Compare & Save on International Removals

Save 70% off the cost of your house move today!

Compare My Move Fact-Checking Standards

The Compare My Move team follows strict guidelines to ensure that every piece of content is accurate, trust-worthy and adheres to the highest standard of quality. Each article is expertly reviewed by members of our author panel before being published to promote accurate and quality content.

All Compare My Move articles adhere to the following standards:

  • Expertly reviewed - Our articles are reviewed by an industry expert with in-depth knowledge and experience of the article topic.
  • Data supported - All statistics, research and data must link or reference to the original source.
  • Accuracy - All research and data are taken from high-quality, trustworthy and authoritative sources.
  • Quality checked - Our content writers ensure every Compare My Move article is written to the highest of standard.

A Guide to Renting in Spain

Martha Lott

Written by

4th May 2023 (Last updated on 2nd Feb 2024) 8 minute read

Anyone eager to move to Spain is advised to try renting before buying property. If you need to book a removal company in Spain, you’ll first need an idea of how the Spanish rental market works.

This guide will cover the different types of property, tenancy, rights and laws associated with renting in Spain.

  1. Overview
  2. What Types of Property Can I Rent in Spain?
  3. What Do I Need to Rent in Spain?
  4. Rental Contracts Explained
  5. Rental Costs to Consider
  6. Tenant Rights in Spain
  7. Securing an International Removal Company


As one of Europe's biggest tourist magnets, Spain’s rental market is very competitive. Compounding the high demand for rentals from tourism is that 80% of properties in Spain are owned. This drives up the prices for the remaining 20% of rental properties.

Properties in Spain are usually found through online portals such as Idealista and Kuhamia. You can also look via estate agents or private landlords on social media. If you’re looking to rent as a resident rather than a visitor, we recommend shying away from sites like Airbnb. These websites cater to tourists and thus usually advertise higher rates.

Between 2021 and 2022, Spain's rental rates increased by 1.1% (€11.5 per m2). This percentage is much higher for regions with populated cities. Andalusia for example saw an increase of 4.6% in rental prices during the same period.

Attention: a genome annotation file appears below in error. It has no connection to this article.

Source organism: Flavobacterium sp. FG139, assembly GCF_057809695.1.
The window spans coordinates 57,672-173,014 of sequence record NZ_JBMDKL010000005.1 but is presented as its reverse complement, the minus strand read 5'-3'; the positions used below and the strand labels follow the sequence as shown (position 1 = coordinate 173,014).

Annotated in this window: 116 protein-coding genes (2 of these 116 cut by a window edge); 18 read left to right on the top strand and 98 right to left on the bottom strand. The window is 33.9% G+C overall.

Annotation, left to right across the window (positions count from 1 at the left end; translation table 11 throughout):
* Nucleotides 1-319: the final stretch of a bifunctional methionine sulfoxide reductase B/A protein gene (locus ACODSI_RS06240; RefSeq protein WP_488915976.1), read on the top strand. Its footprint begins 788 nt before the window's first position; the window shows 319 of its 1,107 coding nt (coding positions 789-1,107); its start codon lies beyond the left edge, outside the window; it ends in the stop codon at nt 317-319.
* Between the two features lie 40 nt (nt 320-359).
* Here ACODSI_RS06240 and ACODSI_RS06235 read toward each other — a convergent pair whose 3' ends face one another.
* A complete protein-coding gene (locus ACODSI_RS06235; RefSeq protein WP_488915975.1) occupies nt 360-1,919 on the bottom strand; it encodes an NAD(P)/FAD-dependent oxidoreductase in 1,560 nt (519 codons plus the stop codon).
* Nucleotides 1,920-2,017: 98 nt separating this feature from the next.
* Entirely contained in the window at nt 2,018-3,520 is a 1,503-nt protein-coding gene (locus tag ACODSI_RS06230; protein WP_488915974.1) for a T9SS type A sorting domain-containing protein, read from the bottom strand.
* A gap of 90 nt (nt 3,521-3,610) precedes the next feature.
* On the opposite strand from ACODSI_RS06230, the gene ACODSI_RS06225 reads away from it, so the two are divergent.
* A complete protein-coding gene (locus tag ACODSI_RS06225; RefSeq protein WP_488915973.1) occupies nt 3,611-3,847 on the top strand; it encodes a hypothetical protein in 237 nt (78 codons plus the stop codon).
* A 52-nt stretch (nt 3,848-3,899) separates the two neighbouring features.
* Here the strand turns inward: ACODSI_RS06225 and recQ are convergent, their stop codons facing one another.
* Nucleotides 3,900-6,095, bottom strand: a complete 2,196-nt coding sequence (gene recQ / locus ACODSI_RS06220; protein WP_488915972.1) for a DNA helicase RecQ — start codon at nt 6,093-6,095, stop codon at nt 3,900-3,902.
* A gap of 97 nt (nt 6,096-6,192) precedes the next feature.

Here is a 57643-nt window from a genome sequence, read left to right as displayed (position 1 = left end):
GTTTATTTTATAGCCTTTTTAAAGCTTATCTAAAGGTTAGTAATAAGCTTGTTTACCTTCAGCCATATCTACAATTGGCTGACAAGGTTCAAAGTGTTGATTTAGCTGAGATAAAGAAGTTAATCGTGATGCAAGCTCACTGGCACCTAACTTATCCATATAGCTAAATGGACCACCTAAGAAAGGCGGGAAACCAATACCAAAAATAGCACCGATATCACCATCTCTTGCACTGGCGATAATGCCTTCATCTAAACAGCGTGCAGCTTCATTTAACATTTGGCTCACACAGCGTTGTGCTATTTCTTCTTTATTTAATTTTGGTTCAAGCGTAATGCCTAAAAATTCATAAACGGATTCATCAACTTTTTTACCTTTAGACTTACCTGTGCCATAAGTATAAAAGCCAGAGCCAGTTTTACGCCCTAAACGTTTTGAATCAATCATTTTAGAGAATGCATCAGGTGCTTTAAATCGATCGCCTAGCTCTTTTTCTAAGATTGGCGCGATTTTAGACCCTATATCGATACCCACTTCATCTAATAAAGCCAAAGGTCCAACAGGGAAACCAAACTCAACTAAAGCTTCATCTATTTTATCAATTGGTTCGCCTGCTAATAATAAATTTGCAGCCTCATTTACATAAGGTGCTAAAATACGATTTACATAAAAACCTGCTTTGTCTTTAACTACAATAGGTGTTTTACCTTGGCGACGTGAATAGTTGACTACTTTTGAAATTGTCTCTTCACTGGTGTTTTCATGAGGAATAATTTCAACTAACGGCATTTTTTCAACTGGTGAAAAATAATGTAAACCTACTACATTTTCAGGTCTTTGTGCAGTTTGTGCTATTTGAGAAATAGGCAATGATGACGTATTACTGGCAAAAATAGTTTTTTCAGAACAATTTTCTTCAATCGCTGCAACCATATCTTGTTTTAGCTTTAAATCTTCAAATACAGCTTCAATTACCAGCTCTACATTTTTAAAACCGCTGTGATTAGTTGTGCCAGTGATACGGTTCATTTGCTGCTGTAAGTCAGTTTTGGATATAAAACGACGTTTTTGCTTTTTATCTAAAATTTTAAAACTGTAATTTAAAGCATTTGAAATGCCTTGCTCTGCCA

The Spanish government has aimed to address rising rents in recent years by introducing the Right to Housing Law (Ley por el Derecho a la Vivienda). This law puts a cap on rental prices in areas with limited rental housing. It also does more to protect tenants from eviction, making it compulsory for landlords to register a request with social services.

There’s a history of Spanish landlords with multiple properties leaving them vacant. This drove up rental prices as a result. Now, such landlords can be penalised for doing so under this new law.

What Types of Property Can I Rent in Spain?

The most common form of property you’ll find in Spain is apartments. This is especially true in cities such as Madrid and Barcelona. There are however other types of accommodation available to rent in Spain:


Semi-detached or terraced housing is more commonly found in the suburbs of cities. These are usually multifamily buildings, with shared communal areas being common. Rental rates differ depending on the city district where it’s located, like in UK cities.


These frequently appear in coastal locations. Villas are usually used as second homes or holiday homes for foreign investors. Villa rentals tend to be part of a larger shared residential complex. Certain properties include a communal pool or private garden for tenants to share. Depending on public transport, this may still be suitable for city workers.